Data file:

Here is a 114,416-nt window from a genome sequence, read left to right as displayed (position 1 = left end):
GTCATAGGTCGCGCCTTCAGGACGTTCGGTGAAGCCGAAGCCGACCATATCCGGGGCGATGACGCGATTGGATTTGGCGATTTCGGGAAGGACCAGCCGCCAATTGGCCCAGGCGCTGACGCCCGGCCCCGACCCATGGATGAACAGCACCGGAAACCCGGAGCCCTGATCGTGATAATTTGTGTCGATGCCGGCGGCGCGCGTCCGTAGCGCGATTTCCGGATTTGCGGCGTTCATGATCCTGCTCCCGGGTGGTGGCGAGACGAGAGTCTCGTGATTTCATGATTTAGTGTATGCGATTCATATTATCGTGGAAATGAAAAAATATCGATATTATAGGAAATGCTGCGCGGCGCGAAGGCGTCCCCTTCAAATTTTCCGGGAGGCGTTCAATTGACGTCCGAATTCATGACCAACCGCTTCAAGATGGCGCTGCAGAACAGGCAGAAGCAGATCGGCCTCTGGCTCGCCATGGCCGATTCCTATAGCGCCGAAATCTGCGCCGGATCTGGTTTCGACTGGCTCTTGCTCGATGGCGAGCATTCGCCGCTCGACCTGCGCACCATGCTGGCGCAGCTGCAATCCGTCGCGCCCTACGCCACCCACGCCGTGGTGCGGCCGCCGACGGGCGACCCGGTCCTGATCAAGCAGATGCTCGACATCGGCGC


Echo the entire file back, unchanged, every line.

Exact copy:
Here is a 114,416-nt window from a genome sequence, read left to right as displayed (position 1 = left end):
GTCATAGGTCGCGCCTTCAGGACGTTCGGTGAAGCCGAAGCCGACCATATCCGGGGCGATGACGCGATTGGATTTGGCGATTTCGGGAAGGACCAGCCGCCAATTGGCCCAGGCGCTGACGCCCGGCCCCGACCCATGGATGAACAGCACCGGAAACCCGGAGCCCTGATCGTGATAATTTGTGTCGATGCCGGCGGCGCGCGTCCGTAGCGCGATTTCCGGATTTGCGGCGTTCATGATCCTGCTCCCGGGTGGTGGCGAGACGAGAGTCTCGTGATTTCATGATTTAGTGTATGCGATTCATATTATCGTGGAAATGAAAAAATATCGATATTATAGGAAATGCTGCGCGGCGCGAAGGCGTCCCCTTCAAATTTTCCGGGAGGCGTTCAATTGACGTCCGAATTCATGACCAACCGCTTCAAGATGGCGCTGCAGAACAGGCAGAAGCAGATCGGCCTCTGGCTCGCCATGGCCGATTCCTATAGCGCCGAAATCTGCGCCGGATCTGGTTTCGACTGGCTCTTGCTCGATGGCGAGCATTCGCCGCTCGACCTGCGCACCATGCTGGCGCAGCTGCAATCCGTCGCGCCCTACGCCACCCACGCCGTGGTGCGGCCGCCGACGGGCGACCCGGTCCTGATCAAGCAGATGCTCGACATCGGCGC